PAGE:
Lara Ciarabellini created a topography of the Isonzo Front (1915-1917). The area is nowadays pretty marginal and far away from centres of power but one hundred years ago it was a scene of one of the important geo-political changes. The photographer documented silent remnants of the war that changed the political landscape of this area.
Peter Hebeisen travelled thousands of kilometres to create topography of European battlefields. On the pictures we see monumental landscapes showing calmness of ordinary life but also representing places of huge symbolic and historical importance (for warring sides).
One of the artists who use and appropriate archive materials extensively is Hungarian Andras Boszo. He used old postcards from 1910s that soldiers often used to send messages to their families and friends. He merged idyllic images of the postcards with the archival photographs of soldiers who were banned from sending home any information on the situation on the front. The artist aims to express the discrepancy between the cruel reality and controlled representation of that reality.
Vladimir Židlicky took a very personal approach. He appropriated photographs that he found as a small child on the attic of his family house; they belonged to his grandfather who fought and died in the war. The artist does not know who took the photos and what they represent because all witnesses of these events are already dead and silent.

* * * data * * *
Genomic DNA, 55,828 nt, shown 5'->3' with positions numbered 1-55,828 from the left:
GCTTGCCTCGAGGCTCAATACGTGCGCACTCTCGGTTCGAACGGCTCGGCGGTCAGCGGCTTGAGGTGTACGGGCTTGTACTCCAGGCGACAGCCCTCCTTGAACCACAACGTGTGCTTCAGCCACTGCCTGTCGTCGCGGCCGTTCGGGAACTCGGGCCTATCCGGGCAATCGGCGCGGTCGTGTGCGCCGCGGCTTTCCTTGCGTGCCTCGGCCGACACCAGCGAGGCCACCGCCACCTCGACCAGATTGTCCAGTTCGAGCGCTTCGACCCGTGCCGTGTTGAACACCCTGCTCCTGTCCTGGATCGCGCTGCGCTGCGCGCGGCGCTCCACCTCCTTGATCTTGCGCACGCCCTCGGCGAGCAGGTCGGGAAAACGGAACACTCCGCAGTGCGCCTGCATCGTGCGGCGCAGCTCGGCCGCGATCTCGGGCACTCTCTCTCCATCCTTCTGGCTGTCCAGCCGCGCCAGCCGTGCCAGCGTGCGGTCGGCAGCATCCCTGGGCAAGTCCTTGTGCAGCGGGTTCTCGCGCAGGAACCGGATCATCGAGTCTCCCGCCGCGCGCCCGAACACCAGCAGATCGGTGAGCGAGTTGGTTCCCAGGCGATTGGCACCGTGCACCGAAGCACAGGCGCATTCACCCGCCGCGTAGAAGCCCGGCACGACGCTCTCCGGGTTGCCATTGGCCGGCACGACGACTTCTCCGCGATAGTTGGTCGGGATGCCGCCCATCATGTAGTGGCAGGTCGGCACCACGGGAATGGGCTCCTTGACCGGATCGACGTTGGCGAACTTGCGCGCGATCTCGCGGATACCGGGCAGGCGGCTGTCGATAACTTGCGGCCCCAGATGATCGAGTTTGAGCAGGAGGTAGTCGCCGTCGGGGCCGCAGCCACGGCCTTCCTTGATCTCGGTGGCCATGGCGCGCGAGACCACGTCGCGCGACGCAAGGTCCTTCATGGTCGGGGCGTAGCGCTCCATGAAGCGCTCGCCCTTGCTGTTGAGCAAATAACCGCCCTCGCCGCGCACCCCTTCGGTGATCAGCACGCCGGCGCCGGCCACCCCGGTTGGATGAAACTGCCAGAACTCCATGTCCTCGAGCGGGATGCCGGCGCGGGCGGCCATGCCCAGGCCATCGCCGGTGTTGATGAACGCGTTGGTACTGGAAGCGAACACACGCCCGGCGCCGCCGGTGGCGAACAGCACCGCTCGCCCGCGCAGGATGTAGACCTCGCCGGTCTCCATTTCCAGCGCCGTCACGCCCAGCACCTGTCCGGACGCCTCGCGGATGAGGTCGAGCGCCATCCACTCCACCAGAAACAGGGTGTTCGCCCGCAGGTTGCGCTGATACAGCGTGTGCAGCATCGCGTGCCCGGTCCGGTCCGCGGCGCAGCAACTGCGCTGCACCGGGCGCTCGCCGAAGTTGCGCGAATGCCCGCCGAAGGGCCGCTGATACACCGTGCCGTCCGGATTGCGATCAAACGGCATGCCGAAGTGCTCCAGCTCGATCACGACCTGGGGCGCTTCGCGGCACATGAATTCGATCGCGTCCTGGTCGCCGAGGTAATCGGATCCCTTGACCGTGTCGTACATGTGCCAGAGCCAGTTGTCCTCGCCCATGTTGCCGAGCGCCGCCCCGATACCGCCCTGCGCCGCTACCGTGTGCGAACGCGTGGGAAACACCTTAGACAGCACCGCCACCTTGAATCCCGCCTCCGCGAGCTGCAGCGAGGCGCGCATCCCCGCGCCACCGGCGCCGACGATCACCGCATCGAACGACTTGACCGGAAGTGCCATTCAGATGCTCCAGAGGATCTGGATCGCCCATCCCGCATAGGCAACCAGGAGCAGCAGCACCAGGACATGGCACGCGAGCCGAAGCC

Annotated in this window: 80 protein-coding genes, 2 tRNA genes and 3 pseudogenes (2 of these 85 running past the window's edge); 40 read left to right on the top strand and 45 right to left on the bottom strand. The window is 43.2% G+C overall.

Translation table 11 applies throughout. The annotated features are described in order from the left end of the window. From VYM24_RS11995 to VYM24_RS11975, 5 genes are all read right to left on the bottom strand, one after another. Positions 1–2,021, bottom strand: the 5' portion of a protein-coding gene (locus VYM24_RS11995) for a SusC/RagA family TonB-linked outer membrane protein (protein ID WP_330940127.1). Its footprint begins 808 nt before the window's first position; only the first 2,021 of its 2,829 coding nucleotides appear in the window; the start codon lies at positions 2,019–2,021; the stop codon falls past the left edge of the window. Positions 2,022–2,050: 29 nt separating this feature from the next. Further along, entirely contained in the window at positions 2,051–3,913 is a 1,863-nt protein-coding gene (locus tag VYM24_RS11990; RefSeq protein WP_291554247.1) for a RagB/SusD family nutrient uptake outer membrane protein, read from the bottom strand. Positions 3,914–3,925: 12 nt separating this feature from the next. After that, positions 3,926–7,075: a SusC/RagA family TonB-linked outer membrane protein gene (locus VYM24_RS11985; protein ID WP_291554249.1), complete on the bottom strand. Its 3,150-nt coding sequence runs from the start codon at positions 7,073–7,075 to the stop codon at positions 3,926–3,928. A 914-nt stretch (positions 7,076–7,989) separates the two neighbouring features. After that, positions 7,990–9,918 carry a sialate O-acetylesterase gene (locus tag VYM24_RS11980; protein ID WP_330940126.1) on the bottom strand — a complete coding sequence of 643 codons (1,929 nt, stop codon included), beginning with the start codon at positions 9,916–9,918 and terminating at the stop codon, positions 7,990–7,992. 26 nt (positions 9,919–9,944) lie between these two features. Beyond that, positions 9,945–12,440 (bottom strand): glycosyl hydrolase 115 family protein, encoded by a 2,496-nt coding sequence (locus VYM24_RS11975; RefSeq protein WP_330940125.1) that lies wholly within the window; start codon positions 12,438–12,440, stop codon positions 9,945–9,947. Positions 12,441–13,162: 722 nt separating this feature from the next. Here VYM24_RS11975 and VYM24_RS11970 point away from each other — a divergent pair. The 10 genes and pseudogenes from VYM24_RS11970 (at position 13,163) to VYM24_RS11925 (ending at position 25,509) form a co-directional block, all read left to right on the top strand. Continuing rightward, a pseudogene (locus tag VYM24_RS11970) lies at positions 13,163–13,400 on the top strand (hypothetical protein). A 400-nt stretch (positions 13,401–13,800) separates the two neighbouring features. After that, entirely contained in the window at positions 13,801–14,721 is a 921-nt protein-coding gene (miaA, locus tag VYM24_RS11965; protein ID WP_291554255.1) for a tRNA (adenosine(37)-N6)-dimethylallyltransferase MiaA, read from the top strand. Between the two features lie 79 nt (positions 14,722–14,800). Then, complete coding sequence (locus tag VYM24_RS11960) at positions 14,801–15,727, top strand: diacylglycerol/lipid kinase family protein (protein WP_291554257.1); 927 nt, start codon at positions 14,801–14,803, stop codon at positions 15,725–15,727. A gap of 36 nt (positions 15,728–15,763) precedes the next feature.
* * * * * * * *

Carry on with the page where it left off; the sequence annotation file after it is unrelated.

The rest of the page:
Among the artists who refer to history from the eyes of today’s society Borut Peterlin is the one who looks into the past through the present. He compares the interrelatedness of economy, politics and war. Therefore one can see photographs of devastated industry around his home town, the previously successful factories that became victims of transition and recent economic crisis. Symbolically he uses the old technique of wet collodion which was still used at that time to show similarities of crises back then and now.
Hassan Abdelghani took pictures of the gravestones in the cemeteries of the city of Pula, Croatia that used to be major military port of Austrian-Hungarian empire. He documents washed out and barely visible portraits of the soldiers and people who died in 1914. Therefore he addresses huge changes in this multicultural city and how ordinary people were trapped in suddenly changed geo-political circumstances.
So these were some examples of the artistic practices that we included in the Red Poppy Fields exhibition.
And for the conclusion of this lecture let me add that the political aspect is inevitable when discussing the World War I even when it is reflected from great temporal distance.
There are several similarities: also nowadays European and global societies live in deregulated economies which cannot grow anymore. They became blunt. Today we live in a period where it seems that colonisation has never ended; quite the opposite, it has expanded, and nowadays we see entire parts of the world being economically and/or military occupied. The centres of power have grown rapidly and they impose their decisions on the entire world. The World War I is therefore inevitably very topical phenomena because history has always had the power of foreseeing the future.